Two reports on DU weaponry and results: Basically it means that the US is guilty of International war crimes. In any war there will be collateral
damage but harming our own troops is totally unconscionable. It reminds me of what we let our government do to our troops in Vietnam. Why are
Americans just sitting back & letting it happen?
Dr. Jawad Al-Ali (55), director of the Oncology Center at the largest hospital in Basra, Iraq stated, at a recent ( 2003) conference in Japan: "Two
strange phenomena have come about in Basra which I have never seen before. The first is double and triple cancers in one patient. For example,
leukemia and cancer of the stomach. We had one patient with 2 cancers - one in his stomach and kidney. Months later, primary cancer was developing in
his other kidney--he had three different cancer types. The second is the clustering of cancer in families. We have 58 families here with more than one
person affected by cancer. Dr Yasin, a general Surgeon here has two uncles, a sister and cousin affected with cancer. Dr Mazen, another specialist,
has six family members suffering from cancer. My wife has nine members of her family with cancer".
John Hanchette, a journalism professor at St. Bonaventure University, and one of the founding editors of USA TODAY related the following to DU
researcher Leuren Moret. He stated that he had prepared news breaking stories about the effects of DU on Gulf War soldiers and Iraqi citizens, but
that each time he was ready to publish, he received a phone call from the Pentagon asking him not to print the story. He has since been replaced as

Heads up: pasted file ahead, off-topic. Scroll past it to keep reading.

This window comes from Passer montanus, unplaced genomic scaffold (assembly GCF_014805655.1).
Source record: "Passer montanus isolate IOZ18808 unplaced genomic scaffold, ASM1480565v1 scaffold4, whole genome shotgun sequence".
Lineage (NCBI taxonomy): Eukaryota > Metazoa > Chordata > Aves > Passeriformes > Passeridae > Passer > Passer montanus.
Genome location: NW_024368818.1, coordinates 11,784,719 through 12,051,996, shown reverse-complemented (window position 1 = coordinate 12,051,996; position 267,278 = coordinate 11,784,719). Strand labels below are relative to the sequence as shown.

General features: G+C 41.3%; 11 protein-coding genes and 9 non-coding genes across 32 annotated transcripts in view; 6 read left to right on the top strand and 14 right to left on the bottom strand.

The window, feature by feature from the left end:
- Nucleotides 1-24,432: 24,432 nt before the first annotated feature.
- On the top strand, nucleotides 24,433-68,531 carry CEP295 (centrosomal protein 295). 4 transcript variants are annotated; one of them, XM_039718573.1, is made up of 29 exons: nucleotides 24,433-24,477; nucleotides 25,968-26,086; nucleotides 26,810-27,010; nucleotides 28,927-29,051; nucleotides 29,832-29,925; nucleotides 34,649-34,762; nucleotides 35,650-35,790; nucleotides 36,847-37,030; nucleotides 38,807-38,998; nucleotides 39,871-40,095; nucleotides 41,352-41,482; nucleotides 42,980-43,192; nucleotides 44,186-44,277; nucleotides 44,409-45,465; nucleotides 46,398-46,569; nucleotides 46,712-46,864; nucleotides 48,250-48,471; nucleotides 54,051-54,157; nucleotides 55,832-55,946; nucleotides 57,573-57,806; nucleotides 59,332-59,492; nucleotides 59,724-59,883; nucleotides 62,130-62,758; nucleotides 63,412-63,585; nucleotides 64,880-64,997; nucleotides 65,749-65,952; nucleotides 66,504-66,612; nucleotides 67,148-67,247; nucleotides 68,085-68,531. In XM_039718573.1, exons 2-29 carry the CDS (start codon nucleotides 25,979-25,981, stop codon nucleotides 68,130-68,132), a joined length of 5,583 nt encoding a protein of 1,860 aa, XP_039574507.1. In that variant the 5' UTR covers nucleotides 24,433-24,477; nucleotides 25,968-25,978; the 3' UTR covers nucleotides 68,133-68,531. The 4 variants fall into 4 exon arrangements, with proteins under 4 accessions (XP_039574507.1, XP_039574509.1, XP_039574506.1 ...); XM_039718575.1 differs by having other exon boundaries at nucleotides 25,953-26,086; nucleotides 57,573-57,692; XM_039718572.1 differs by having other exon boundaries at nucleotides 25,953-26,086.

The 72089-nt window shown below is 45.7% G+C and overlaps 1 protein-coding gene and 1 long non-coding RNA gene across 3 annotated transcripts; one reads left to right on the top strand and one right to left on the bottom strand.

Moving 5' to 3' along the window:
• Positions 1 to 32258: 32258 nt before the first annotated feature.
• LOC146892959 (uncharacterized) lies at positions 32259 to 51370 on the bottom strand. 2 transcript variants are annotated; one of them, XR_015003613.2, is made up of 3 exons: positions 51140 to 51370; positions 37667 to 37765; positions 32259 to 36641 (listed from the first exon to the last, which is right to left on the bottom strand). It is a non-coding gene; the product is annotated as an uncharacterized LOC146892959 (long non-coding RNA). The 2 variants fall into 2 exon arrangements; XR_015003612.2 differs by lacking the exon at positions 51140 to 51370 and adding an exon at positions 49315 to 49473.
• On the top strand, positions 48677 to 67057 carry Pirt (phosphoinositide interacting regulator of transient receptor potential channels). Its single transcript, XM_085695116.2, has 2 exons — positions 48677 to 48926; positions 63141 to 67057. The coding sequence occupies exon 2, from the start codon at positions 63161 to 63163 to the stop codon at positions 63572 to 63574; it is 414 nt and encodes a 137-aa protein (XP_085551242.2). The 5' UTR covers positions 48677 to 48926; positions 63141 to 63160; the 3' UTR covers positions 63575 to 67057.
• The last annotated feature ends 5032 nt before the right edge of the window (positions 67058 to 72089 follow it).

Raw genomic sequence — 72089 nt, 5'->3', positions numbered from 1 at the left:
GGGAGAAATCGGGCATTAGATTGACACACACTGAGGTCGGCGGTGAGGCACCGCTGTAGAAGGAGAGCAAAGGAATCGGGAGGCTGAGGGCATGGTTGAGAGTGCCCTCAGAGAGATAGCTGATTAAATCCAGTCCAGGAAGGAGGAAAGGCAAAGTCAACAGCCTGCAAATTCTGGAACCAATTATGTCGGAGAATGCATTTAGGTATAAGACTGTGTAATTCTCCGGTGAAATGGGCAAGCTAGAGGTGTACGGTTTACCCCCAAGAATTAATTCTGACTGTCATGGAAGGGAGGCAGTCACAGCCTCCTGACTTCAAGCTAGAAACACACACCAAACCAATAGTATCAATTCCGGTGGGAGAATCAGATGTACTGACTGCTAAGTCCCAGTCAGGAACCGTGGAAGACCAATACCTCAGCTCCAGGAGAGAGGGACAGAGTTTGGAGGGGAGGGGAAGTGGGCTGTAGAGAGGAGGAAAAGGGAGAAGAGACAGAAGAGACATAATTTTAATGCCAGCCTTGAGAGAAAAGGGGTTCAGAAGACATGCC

editor of USA TODAY.
In 1997, while citing experiments, by others, in which 84 percent of dogs exposed to inhaled uranium died of cancer of the lungs, Dr. Asaf Durakovic,
then Professor of Radiology and Nuclear Medicine at Georgetown University in Washington was quoted as saying, "The [US government's] Veterans
Administration asked me to lie about the risks of incorporating depleted uranium in the human body." At that time Dr. Durakovic was a colonel in the
U.S. Army. He has since left the military, to found the Uranium Medical Research Center, a privately funded organization with headquarters in Canada.
After performing clean-up operations in the desert (mistakenly without protective gear), 30 members of his staff died, and most others"including
Rokke himself"developed serious health problems. Rokke now has reactive airway disease, neurological damage, cataracts, and kidney problems. "We
warned the Department of Defense in 1991 after the Gulf War. Their arrogance is beyond comprehension.
As a special adviser to the WHO, the United Nations, and the Iraqi Ministry of Health, Dr. Ahmad Hardan has documented the effects of DU in Iraq
between 1991 and 2002. "American forces admit to using over 300 tons of DU weapons in 1991. The actual figure is closer to 800. This has caused a
health crisis that has affected almost a third of a million people. As if that was not enough, America went on and used 200 tons more in Bagdad alone